IT'S hard for laymen to get too enthused about a government report with chapter titles like ``Salts and Trace Elements'' and ``Manure and Nutrient Management.'' But a new National Research Council work on soil and water quality makes important points about how the United States treats the environment on which its production of food and other natural resources is based.
Most of us equate soil with dirt. But as the government and academic scientists who produced the study - ``Soil and Water Quality: An Agenda for Agriculture'' - point out, soils are ``living dynamic systems'' whose quality depends on texture, depth, permeability, biological activity, capacity to store water and nutrients, and the amount of organic matter they contain.
``Soil resources are no less important to our environment than are air and water,'' says Dr. Sandra Batie of Michigan State University, who chaired the committee.
High quality soils not only are more productive, but they also help prevent erosion and pollution. Rainfall percolates better into such soils, which means that agricultural chemicals can be used more efficiently and are less apt to end up where they shouldn't be.
According to the Environmental Protection Agency, agriculture and silviculture account for 46 percent of all river pollution in this country (compared with 6 percent from industrial sources and 11 percent from municipalities). Farmers use 64 percent more herbicides and pesticides and three times as much fertilizer as they did 30 years ago. While such ``nonpoint pollution'' has slowed in recent years, it remains a major issue in reauthorization of the Clean Water Act.
Meanwhile, some 3 billion tons of topsoil are lost each year to water and wind erosion tied to agricultural practices. Compaction, salinization, and loss of organic material are becoming major concerns as well. ``The full extent of soil degradation in the United States is unknown, but current estimates of damage from erosion understate the true extent of soil degradation,'' states the research council report. According to the World Resources Institute's environmental almanac for 1994, ``soil loss from farm fields causes up to $10 billion in damage annually.''
Private groups have been promoting the better use of farmland for some time. The Rodale Institute, the Land Stewardship Project, American Farmland Trust, and other organizations represent the cutting edge of sustainable agriculture, which increasing numbers of mostly family farmers are striving to achieve.
In congressional testimony this past summer, Ron Kroese, executive director of the Land Stewardship Project, presented the philosophy behind this promising approach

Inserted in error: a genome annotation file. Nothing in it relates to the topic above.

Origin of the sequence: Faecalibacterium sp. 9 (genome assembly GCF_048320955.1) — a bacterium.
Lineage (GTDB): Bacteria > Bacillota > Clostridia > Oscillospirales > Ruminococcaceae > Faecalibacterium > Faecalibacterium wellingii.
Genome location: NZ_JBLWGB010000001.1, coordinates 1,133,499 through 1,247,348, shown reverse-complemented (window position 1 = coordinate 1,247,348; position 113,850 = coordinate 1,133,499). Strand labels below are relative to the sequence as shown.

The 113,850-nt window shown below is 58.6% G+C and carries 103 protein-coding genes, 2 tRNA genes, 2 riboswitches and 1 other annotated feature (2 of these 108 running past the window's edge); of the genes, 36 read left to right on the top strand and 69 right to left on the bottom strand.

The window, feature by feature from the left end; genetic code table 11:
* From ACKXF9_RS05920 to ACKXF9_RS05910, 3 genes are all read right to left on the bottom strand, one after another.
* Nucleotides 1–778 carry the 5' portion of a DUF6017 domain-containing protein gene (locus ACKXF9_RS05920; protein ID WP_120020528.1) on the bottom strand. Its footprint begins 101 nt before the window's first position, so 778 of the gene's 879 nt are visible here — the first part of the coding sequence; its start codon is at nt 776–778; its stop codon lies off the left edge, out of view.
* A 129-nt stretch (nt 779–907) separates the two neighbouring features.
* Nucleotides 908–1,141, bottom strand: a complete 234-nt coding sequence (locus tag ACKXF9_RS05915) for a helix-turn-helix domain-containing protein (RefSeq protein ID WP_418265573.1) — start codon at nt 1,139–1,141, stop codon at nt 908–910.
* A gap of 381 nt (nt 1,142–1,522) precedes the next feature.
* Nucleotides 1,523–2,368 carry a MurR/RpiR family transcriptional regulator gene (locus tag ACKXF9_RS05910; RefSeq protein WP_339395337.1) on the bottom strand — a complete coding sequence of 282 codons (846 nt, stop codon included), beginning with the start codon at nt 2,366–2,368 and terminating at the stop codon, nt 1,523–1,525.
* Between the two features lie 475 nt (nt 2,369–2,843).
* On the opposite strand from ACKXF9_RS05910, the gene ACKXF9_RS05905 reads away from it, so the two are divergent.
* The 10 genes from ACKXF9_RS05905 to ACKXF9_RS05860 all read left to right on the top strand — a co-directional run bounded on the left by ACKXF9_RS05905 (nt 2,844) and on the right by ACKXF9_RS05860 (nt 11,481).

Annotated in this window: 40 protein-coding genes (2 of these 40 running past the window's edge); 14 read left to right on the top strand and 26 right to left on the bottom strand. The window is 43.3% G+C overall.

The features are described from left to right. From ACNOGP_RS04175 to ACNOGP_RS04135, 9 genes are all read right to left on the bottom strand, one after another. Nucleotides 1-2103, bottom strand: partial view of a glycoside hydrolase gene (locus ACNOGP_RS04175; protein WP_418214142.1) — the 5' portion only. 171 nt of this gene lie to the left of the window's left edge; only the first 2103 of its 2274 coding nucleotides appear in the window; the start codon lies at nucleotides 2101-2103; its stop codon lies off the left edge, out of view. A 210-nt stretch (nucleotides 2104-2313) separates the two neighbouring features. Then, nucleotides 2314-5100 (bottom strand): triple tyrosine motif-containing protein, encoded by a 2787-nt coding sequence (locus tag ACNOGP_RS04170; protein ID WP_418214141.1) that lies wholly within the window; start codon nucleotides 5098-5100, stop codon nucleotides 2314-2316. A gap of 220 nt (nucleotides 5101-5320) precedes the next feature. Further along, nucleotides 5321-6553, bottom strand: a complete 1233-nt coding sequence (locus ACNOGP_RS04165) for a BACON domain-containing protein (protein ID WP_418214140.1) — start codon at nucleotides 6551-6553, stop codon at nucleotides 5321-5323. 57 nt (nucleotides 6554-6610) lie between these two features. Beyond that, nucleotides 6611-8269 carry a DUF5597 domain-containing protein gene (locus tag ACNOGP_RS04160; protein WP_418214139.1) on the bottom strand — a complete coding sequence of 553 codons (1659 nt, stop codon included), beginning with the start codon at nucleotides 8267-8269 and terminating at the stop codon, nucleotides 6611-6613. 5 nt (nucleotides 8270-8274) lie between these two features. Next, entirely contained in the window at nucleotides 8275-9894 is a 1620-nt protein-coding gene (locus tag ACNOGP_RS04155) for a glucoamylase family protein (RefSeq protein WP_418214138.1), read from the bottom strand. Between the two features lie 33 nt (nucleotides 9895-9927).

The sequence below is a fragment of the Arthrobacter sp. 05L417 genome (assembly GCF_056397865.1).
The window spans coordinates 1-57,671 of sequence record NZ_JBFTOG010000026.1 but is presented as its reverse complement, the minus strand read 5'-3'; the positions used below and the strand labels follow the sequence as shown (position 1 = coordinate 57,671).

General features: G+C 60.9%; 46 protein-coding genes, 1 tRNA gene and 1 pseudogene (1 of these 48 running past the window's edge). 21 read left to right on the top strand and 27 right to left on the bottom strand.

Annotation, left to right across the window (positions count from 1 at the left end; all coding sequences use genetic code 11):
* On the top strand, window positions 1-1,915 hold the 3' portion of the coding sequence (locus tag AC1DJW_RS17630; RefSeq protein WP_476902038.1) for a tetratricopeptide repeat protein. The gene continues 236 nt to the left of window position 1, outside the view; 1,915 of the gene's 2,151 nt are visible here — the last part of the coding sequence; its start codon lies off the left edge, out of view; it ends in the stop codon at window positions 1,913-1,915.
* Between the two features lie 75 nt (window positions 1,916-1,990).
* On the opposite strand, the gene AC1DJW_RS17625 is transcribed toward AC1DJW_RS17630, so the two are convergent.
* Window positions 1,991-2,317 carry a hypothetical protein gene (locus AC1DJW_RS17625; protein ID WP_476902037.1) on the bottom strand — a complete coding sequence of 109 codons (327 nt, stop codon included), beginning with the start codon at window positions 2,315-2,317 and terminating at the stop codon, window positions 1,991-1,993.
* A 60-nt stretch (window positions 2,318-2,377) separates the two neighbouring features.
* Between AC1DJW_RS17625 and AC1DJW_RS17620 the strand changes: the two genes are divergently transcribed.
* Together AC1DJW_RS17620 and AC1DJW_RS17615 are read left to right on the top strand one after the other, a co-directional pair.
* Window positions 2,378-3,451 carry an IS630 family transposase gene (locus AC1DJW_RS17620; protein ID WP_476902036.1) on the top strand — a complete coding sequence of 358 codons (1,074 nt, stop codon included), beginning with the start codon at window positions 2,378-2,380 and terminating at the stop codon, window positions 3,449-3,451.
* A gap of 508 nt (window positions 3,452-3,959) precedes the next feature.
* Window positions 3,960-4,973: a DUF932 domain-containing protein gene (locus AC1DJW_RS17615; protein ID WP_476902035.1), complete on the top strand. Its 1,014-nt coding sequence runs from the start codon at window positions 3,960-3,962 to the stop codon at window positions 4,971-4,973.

``Success in this new paradigm is measured in terms of health rather than growth - health of the land, health of the family, health of the community,'' he said. ``Optimal production within the recognized constraints of the ecosystem is valued over maximum production. Technological advances are not automatically equated with progress, nor is the wisdom from the past automatically considered passe. Neighborliness and a reasonable livelihood are treasured above the acquisition of wealth and power.''
Relatively new government programs that encourage or require conservation of farmland have been a help. According to the White House Council on Environmental Quality's most recent annual report, farmers have enrolled 36.5 million acres in the Conservation Reserve Program.
This pays farmers to take highly erodible and environmentally sensitive cropland (like wetlands) out of production, and it also provides financial support for the building of windbreaks or wildlife corridors.
But as the National Research Council report warns, other government programs can work against sustainable agriculture: ``Research suggests that price support and supply control programs exacerbate soil degradation and water pollution.''
Much needs to be done, and as Rodale Institute president John Haberern points out, a good place to start is with the US Department of Agriculture's Sustainable Agriculture Research and Education (SARE) program. Increasing the SARE program budget several-fold from its minuscule $8 million still would make it just a drop in USDA's $1.5-billion research bucket.
Beyond that, each of us who lives off the land - and who doesn't? - needs to see the soil that forms the foundation of that land in a different light.